The voters of Norfolk Country elected Robert Nichol to the provincial legislative assembly in 1812, 1816 and 1820. He presumably entered politics at the request of Isaac Brock, who struggled with a recalcitrant legislative assembly as he tried to prepare Upper Canada for war. During the conflict, Nichol promoted the government’s interests and served as government house leader from 1814 to 1816, working to restore calm in the assembly and push forward measures related to the colony’s defence. This included a controversial bill suspending habeas corpus in 1814,8 thought by many to be necessary because of the wartime crisis.

After peace returned, Nichol became a strong proponent for government reform. In 1817, he called on the lieutenant governor to extend the privileges of government to the elected assembly in conformity with the practices of the parliament at Westminster and in contrast to the constrained rights the Upper Canadian lower house enjoyed at the time. Through such demands, he represented an early call for “responsible government” or “ministerial responsibility” in the colonial environment, and he otherwise promoted the rights of the elected assembly in the years that followed. He also denounced the existence of Crown and clergy reserves — lands set aside to support the government and the Church of England in Upper Canada — because they stood in the way of forming well-connected settlements at a time when there was no substantial commercial market for the reserves to speed their development. As well, he criticized other aspects of the colony’s affairs and called for a general inquiry into the state of the province. The governor, Sir Francis Gore, was so shaken by this behaviour that he prorogued parliament two days after Nichol and other opposition members launched their attack in order to prevent a vote being taken on the resolutions. Subsequently, Nichol assumed the leadership of the opposition and repeated his calls for reform in the years that followed. He kept up his criticism of the government, and during the economic difficulties of the late 1810s and early 1820s, he called for reduction in public spending as well as for reforms to strengthen the economy. These included investment in canal projects and a union with Lower Canada, which controlled the upper province’s outlet via the Saint Lawrence River to most of the rest of the world.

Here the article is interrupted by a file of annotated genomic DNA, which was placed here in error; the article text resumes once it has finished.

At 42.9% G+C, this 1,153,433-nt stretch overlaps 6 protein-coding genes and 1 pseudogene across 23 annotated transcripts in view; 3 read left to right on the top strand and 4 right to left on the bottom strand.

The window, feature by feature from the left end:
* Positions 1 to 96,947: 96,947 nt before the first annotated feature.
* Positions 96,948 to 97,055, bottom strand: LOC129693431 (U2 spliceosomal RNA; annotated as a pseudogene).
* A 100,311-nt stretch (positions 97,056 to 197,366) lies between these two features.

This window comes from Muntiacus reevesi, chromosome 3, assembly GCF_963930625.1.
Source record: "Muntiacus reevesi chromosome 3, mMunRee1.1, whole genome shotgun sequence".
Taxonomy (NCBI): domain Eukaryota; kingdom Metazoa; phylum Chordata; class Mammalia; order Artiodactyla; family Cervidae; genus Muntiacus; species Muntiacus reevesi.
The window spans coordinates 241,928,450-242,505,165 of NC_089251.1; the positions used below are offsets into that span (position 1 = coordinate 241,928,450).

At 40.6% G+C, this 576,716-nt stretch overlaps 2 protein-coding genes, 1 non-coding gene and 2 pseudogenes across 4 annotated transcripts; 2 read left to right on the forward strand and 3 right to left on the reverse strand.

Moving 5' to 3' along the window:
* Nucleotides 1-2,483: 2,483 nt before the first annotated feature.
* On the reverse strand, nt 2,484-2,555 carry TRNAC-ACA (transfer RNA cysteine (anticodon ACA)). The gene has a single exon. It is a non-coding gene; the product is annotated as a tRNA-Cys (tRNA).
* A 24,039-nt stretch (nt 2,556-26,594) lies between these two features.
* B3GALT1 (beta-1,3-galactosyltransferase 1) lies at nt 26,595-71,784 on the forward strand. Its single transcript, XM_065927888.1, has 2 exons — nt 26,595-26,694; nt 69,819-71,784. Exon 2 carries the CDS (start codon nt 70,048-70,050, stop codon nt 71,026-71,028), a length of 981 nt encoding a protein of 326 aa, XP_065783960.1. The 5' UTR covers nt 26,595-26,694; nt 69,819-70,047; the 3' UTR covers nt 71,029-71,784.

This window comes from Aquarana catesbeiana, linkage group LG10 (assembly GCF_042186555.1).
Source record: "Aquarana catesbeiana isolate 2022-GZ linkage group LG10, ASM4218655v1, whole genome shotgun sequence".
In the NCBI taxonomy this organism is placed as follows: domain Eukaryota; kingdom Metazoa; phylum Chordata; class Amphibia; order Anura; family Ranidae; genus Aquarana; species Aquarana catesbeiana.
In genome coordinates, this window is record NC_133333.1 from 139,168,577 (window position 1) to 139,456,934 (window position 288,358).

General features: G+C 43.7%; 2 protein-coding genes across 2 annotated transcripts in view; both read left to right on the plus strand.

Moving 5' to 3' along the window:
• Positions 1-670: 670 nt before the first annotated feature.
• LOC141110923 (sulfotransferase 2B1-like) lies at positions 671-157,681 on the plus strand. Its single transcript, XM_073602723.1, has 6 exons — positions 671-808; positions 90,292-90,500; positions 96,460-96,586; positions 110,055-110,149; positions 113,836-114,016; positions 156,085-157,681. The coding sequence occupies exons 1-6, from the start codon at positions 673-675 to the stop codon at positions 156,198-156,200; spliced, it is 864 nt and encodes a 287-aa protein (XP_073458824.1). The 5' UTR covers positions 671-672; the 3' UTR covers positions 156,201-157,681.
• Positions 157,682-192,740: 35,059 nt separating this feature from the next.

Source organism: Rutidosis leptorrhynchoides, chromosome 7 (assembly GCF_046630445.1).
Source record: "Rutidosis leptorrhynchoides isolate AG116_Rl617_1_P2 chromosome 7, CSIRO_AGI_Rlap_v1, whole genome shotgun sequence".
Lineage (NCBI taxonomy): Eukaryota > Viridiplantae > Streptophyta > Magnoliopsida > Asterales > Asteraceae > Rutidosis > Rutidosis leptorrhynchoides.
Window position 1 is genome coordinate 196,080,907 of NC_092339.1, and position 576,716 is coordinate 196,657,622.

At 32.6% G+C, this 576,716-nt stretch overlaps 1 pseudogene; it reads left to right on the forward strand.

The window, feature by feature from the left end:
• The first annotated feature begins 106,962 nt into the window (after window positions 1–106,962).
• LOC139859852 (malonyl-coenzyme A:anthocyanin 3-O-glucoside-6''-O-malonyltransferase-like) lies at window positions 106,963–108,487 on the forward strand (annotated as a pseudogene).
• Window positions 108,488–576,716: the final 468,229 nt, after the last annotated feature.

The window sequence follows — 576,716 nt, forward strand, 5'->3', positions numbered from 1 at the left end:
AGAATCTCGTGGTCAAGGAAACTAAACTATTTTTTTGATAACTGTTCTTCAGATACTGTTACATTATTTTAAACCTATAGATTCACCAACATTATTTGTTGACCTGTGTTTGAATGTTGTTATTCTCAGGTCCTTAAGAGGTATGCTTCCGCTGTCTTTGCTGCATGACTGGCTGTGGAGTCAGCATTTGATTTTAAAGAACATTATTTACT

The reasons why Nichol assumed a critical view of the government in Upper Canada are not certain, but contemporary observers thought they stemmed, at least in part, from not being compensated for his losses in 1814 and not being given the degree of recognition for his wartime services that he felt he deserved. Nichol’s opposition actually encouraged the evolution of democratic government in the colony. As an active supporter of the British cause in the dark days of 1812-15, Nichol helped to restore the credibility of a “loyal opposition” in Upper Canada’s political culture. The opposition of the early war period had been tainted when some of its leading figures went over to the Americans once the enemy invaded the province.9

By 1817, Nichol had emerged as leader of the opposition. He was also involved in improving the near-bankrupt economy of Upper Canada. In 1821, he chaired the select committee on internal resources, struck at the insistence of Baldwin, to examine the agricultural depression and the market collapse in Britain. He was subsequently appointed to a committee to examine the development of inland waterways, including canals.